How Varṇāśrama Reduces Sexual Attraction Human behavior has its basis in both upbringing and disposition—nurture and nature (saṁskāra and svabhāva)—and varṇāśrama-dharma employs both in helping men and women control the sexual urge. Learning how to apply the etiquette in the present context helps ensure that dealings between men and women are as sober as possible. Yet the same principles of etiquette work to keep men and women at a respectful distance from each other, so as not to be victimized by their own natures.Take for example Cāṇakya Paṇḍita’s dictum mātṛvat para-dāreṣu, “Oneshould consider a woman other than his wife to be his mother.” The intent of addressing other women as mother is clear. Generally, no man thinks of his own mother as a sex object. On the contrary, she is someone who is worthy of veneration. One who considers other women to be like his mother will be similarly disinclined to pursue a sexual liaison with them. And likewise, a woman is supposed to address men other than her husband as sons. When men or women are adored or venerated in this way, the relationships are sober.
Otherwise, when others are seen as objects for one’s own consumption, for one’s own personal enjoyment, that is when exploitation begins. For example, those dumping their sewage into the River Yamunā are the ones who see her as “it;” mere water for human use—not a shining goddess and vehicle of Divine grace. The same is true between men and women. Vedic etiquette governing the dealings between men and women is a formality whose aim is to prevent a sexually intimate relationship from arising.
But etiquette alone is insufficient to control the urge for sex. In order to adequately curb sexual desire between men and women while practicing Kṛṣṇa consciousness, there must be a minimum of contact—verbal and visual, what to speak of tactile. Thus to advance nicely in Kṛṣṇa consciousness, men and women must be careful to keep aloof from each other.
In this regard, Śrīla Prabhupāda comments:
Generally, of course, one is not sexually attracted to his mother, sister or daughter, but if one allows himself to sit very close to such a woman, one may be attracted. This is a psychological fact. It may be said that one is liable to be attracted if he is not very advanced in civilized life; however, as specifically mentioned here, vidvāṁsam api karṣati: even if one is highly advanced, materially or spiritually, he may be attracted by lusty desires. The object of attraction may even be one’s mother, sister or daughter.
Therefore, one should be extremely careful in dealings with women. Śrī Caitanya Mahāprabhu was most strict in such dealings, especially after He accepted the sannyāsa order. Indeed, no woman could come near Him to offer Him respect.
To control the sexual urge, the social and occupational roles prescribed by varṇāśrama-dharma for each member in society minimize interaction between men and women. Vedic civilization allows men and women to associate only when necessary.
With regard to curbing sexual attraction, Śrīla Prabhupāda’s translation and purport to Śrīmad-Bhāgavatam 1.10.16 summarize the most important idea underlying the structure of a varṇāśrama society—the separation of men and women. The translation of the verse reads as follows:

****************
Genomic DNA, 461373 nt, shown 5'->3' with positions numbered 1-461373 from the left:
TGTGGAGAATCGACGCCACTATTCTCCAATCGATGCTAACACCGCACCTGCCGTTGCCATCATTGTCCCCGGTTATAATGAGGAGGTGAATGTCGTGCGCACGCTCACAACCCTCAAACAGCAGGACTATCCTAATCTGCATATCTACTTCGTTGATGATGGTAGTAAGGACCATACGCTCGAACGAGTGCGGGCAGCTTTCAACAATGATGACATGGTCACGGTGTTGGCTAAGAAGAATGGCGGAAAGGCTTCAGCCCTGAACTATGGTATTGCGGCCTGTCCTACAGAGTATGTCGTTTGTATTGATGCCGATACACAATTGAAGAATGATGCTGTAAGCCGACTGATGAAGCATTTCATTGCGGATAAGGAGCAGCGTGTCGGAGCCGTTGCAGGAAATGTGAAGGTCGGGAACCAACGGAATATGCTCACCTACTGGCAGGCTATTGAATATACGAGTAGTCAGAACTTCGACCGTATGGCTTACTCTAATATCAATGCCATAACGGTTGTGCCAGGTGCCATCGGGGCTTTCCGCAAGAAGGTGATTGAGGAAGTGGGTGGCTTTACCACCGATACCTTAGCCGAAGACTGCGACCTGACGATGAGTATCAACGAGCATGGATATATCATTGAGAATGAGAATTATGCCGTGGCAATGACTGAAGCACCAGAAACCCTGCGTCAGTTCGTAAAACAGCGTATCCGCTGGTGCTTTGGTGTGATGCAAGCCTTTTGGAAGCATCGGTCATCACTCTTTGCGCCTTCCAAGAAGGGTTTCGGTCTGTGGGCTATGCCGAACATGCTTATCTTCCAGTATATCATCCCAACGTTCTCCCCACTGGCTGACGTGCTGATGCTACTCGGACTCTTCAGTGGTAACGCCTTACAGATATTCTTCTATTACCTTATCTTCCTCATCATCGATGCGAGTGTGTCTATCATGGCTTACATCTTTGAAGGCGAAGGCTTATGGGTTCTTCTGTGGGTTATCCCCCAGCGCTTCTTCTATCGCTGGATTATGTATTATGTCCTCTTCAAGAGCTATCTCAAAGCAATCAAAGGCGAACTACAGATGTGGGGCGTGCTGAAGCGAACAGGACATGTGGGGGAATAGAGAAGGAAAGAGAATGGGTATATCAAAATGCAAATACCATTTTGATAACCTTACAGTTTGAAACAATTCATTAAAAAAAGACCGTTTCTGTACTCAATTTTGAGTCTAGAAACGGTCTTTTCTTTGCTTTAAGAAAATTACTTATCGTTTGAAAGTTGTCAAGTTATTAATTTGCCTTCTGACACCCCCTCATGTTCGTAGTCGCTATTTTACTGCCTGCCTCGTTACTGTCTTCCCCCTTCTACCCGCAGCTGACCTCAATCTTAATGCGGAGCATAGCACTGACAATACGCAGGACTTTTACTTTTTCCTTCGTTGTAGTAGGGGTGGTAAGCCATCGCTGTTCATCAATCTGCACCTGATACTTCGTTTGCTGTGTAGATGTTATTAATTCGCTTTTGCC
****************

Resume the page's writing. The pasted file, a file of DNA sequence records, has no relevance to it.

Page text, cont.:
“Out of a loving desire to see the Lord, the royal ladies of the Kurus got up on top of the palace, and smiling with affection and shyness, they showered flowers upon the Lord.” But it may be asked that if these are royal ladies, who could have stood next to the Lord had they insisted, why did they prefer to honor Him from a distance?
In explaining the ladies’ behavior, Śrīla Prabhupāda writes that shyness “is a particular extra-natural beauty of the fair sex, and it commands respect from the opposite sex.” The respect commanded by shyness means that men will not see a shy woman as a sex object. She instead becomes an object to be venerated and protected.
Furthermore, this exhibition of shyness on the part of the royal ladies is an eternal custom. Śrīla Prabhupāda writes that this incident from the Mahābhārata period “proves definitely that the ladies of the palace observed strict pardā (restricted association with men).” It is not an introduction of the Mohammedans, as some mistakenly say. Shyness nicely reflects varṇāśrama principles, and in this pastime it is exhibited by Lord Kṛṣṇa’s own personal associates. Therefore the customary shyness exhibited in this pastime is sanātana, eternal.
Continuing with his commentary in the same verse, Śrīla Prabhupāda discusses the purpose of society. “Human civilization, as conceived of by the sages of India, is to help one free himself from the clutches of illusion.” People are attracted to the body because of the presence of the spirit soul. Without the soul, the body, however beautiful, will not attract anyone. One should be attracted only by spirit, not matter. But because we still remain in “the darkness of ignorance,” Vedic civilization “allows very restricted mixing of woman and man.” Thus “shyness is a check to the unrestricted mixing,” says Śrīla Prabhupāda. “It is nature’s gift, and it must be utilized.” It helps us avoid being attracted by illusion.
As far as the women class are concerned, they are accepted as a power of inspiration for men. As such, women are more powerful than men. Mighty Julius Caesar was controlled by a Cleopatra. Such powerful women are controlled by shyness. Therefore, shyness is important for women. Once this control valve is loosened, women can create havoc in society by adultery. Adultery means production of unwanted children known as varṇa-saṅkara, who disturb the world.